On appeal, the Eighth Circuit considered whether Mayo constitutes a "qualifying organization" exempt from UBIT under IRC Section 514(c)(9)(C)(i). This would include an organization described in IRC Section 170(b)(1)(A)(ii) that "normally maintains a regular faculty and curriculum and normally has a regularly enrolled body of pupils or students in attendance at the place where its educational activities are regularly carried on," the appeals court explained.

The circuit court agreed with the district court that Treas. Reg. Section 1.170A-9(c)(i) adds unreasonable conditions to the statutory requirements for a qualified educational organization and thus unreasonably limits "educational organizations" to those that principally provide formal instruction. However, the Eighth Circuit also concluded that the primary-function and merely incidental tests can be useful in interpreting the statute. Ultimately, the appeals court concluded Treas. Reg. Section 1.170A-9(c)(1) is partially valid. (For details, see Tax Alert 2021-1023.)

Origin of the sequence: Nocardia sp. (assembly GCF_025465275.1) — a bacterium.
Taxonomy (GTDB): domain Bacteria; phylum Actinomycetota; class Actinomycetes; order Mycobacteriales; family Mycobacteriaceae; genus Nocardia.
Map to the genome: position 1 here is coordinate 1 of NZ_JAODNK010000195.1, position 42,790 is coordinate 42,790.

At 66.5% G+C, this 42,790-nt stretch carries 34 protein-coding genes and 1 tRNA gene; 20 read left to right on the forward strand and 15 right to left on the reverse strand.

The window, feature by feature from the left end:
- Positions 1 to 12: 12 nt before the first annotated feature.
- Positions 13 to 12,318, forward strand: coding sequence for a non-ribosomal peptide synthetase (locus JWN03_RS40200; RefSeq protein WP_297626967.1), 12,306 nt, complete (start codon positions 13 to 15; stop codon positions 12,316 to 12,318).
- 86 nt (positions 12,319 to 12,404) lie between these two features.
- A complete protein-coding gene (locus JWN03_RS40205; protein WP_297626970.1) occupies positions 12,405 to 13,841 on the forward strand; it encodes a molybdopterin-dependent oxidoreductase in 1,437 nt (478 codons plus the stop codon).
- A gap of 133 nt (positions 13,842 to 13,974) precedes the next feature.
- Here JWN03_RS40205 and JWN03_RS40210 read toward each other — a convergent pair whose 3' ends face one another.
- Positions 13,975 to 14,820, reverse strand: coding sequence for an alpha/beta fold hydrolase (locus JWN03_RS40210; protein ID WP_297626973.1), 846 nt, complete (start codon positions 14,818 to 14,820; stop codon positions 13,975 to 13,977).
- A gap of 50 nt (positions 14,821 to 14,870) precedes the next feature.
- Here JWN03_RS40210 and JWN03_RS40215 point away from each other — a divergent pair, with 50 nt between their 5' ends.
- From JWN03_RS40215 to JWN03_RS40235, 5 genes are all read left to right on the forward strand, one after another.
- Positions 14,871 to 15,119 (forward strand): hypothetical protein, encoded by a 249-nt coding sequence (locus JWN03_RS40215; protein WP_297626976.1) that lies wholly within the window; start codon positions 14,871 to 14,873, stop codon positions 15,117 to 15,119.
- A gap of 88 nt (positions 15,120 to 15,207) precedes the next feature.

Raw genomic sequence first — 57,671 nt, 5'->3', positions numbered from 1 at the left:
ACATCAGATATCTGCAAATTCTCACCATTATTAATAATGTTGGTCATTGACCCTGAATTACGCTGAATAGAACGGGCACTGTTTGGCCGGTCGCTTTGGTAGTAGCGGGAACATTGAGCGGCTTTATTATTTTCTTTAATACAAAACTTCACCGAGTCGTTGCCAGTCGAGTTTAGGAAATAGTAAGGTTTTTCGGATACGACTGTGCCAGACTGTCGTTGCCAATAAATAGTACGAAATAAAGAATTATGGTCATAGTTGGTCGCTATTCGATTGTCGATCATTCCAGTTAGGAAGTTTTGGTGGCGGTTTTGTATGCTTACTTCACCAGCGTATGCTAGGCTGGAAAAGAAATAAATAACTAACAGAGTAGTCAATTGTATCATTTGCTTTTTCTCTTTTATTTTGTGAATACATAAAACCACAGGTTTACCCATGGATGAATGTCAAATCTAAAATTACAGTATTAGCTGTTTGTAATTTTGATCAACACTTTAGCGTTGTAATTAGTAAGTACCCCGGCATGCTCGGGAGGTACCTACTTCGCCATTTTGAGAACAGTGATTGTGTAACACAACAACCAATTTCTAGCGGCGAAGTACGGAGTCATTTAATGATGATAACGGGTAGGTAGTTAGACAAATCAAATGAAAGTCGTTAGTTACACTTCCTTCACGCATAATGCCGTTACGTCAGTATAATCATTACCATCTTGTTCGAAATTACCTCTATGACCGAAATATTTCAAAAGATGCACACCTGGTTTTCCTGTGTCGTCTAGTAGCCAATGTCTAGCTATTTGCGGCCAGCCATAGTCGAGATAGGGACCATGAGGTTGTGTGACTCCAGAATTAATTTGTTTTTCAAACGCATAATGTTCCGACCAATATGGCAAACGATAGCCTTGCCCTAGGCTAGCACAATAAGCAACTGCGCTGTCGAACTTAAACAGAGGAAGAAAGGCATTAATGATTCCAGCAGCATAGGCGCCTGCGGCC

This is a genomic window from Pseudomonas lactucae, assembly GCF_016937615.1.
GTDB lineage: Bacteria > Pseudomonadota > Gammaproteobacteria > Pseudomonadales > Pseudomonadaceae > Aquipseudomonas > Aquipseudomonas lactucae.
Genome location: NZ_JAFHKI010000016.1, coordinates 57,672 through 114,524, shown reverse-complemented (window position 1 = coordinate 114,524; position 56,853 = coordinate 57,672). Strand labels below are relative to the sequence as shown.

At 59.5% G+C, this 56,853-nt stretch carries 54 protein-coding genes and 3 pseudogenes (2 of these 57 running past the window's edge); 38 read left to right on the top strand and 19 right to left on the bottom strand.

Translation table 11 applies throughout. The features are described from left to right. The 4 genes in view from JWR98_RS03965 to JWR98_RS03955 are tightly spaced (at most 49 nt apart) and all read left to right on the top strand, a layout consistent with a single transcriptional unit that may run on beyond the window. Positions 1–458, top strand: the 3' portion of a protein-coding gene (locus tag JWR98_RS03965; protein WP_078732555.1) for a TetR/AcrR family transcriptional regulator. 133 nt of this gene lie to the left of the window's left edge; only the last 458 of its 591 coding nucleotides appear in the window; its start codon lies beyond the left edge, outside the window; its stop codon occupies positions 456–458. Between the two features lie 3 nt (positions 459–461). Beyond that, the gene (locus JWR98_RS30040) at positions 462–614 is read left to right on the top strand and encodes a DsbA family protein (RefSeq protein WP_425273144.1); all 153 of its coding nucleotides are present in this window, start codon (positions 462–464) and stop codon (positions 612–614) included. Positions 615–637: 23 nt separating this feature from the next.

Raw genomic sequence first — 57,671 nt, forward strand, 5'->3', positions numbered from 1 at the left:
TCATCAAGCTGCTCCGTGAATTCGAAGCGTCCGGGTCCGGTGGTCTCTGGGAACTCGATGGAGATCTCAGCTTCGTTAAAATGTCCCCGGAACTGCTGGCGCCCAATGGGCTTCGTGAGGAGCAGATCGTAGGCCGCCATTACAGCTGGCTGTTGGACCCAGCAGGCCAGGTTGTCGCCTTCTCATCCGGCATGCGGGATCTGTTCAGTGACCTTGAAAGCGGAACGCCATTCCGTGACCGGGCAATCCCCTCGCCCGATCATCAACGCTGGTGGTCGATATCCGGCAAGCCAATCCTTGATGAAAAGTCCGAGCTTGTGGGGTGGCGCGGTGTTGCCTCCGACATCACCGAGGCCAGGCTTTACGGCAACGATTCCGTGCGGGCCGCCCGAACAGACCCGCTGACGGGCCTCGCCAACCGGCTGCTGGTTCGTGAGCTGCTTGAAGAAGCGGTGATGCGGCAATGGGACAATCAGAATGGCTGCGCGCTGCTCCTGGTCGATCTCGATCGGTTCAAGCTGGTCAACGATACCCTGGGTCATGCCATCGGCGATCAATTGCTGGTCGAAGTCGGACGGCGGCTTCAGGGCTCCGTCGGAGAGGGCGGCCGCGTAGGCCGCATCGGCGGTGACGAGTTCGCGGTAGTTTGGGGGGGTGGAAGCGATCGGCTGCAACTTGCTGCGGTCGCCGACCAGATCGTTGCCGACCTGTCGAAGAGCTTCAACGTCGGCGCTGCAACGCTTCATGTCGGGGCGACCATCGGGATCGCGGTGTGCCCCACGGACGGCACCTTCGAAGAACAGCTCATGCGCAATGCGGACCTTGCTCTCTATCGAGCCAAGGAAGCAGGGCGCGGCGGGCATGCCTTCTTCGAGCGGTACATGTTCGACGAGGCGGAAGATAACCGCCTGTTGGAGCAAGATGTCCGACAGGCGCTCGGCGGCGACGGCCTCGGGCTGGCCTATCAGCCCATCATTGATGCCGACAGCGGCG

AOD reasoning